Finding Time to Pray
May 08, 2015
Filed In: Faith
My daily prayer time is often a moving target. Depending on what the day has in store for me, I could find myself praying at any number of junctures during the day. My goal is to spend about half an hour when I first wake up, 15 minutes or so praying the Rosary with Benedict during our morning play time, meditation for a few minutes at noon, the Divine Mercy Chaplet during the 3 o'clock hour, and finally prayers with my family before bed. It's a pretty rigorous plan, that's for sure, and one that's proven elusive. Yet, when I add the time up, it ends up being about an hour during the day, during which I'll have 14 waking hours. Considering how much time is wasted throughout the day, it's a very reasonable plan. Yet, even with the best laid plan, it's still a daily challenge to actually do it.
I think that the best approach to prayer, and making sure that you have a robust and fulfilling prayer life, is to use creative scheduling. For whatever reason, we've adopted a mindset that prayer must look, sound, and feel a particular way in the same way that Catholic Radio hosts all sound the same on air. Prayer is personal, it's intimate, and it's a relationship. Not all relationships are the same, so why should your prayer life be? Certainly the Church offers a wide range of support for how to pray, but those should be considered primers to get the conversation going. Along with the beautiful prayers that have been shared with us as aids to our relationship, there should also be a measure of frank conversation with God.
Creative scheduling is the term that I use for making ordinary things holy. It's a total rethinking of what prayer looks like and when it can happen. Creative scheduling has me praying while doing very ordinary things during the day, such as driving, mowing the lawn, exercising, or even making the bed. Like St. Therese's "Little Way," creative scheduling has me pray while doing ordinary or simple tasks and, in that way, makes them holy. I still struggle with focus, but my full attention is not a prerequisite for good prayer, only my good efforts.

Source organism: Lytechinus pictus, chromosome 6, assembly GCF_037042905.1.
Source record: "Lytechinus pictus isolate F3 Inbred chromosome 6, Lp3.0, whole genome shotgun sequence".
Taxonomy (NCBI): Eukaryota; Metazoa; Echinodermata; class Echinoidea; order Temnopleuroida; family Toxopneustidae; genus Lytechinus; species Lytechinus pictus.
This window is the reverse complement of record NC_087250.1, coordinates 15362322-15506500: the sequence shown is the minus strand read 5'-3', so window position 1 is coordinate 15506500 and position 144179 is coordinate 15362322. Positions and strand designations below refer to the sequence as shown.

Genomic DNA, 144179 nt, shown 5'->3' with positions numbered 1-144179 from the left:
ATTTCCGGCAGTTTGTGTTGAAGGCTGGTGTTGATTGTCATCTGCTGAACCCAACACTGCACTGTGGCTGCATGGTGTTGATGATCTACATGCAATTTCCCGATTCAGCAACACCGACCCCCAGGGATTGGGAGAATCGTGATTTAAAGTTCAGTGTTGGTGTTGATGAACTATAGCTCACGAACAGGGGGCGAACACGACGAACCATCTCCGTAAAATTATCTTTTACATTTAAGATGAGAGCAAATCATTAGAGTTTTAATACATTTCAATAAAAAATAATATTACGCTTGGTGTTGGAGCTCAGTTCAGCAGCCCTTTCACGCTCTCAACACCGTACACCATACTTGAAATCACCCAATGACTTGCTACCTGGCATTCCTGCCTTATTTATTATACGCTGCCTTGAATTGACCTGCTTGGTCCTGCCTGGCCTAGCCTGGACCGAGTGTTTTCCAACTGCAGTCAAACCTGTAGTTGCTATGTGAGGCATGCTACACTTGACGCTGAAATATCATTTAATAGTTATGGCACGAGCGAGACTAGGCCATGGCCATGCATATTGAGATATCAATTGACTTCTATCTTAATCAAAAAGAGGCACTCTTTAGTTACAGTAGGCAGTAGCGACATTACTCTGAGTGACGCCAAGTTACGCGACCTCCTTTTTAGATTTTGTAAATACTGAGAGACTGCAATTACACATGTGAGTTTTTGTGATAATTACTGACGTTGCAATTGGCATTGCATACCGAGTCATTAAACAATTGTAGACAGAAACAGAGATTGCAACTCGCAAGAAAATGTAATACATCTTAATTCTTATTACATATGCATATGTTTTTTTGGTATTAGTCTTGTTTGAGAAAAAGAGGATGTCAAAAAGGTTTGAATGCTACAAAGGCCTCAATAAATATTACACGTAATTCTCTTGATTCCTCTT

Another strategy is to merge current time blocks in your day. If you plan to pray in the morning and in the evening, accomplishing neither, consolidate those two times into one. Get really good at praying once during the day and then eventually split them back up. If you have time during the day that's scheduled as free play with your kids, add some prayer to that time. When you're about to fall asleep, use some of your pillow talk time with your wife for prayer. This is about optimizing your schedule and finding new, different, and creative ways, places, and times for prayer.
Prayer is talking to a friend. Don't overthink prayer time. Strike up a conversation and just say what's on your mind and in your heart. I'll admit, when I started conversational prayer, I did it privately because it was awkward. My prayer was full of weak English and awkward phrases. It was all new and that was ok. After some time, and practice, I grew comfortable enough to pray conversationally out loud with Alison. Give this form of prayer a try, and give yourself some grace when you do it.
The time of understanding prayer as having only one dynamic is over. Prayer is multifaceted, it's diverse, and like the gifts of the Holy Spirit, it comes in many forms. Take this Easter season to continue the good work you began in Lent and grow in your relationship with God through regular prayer.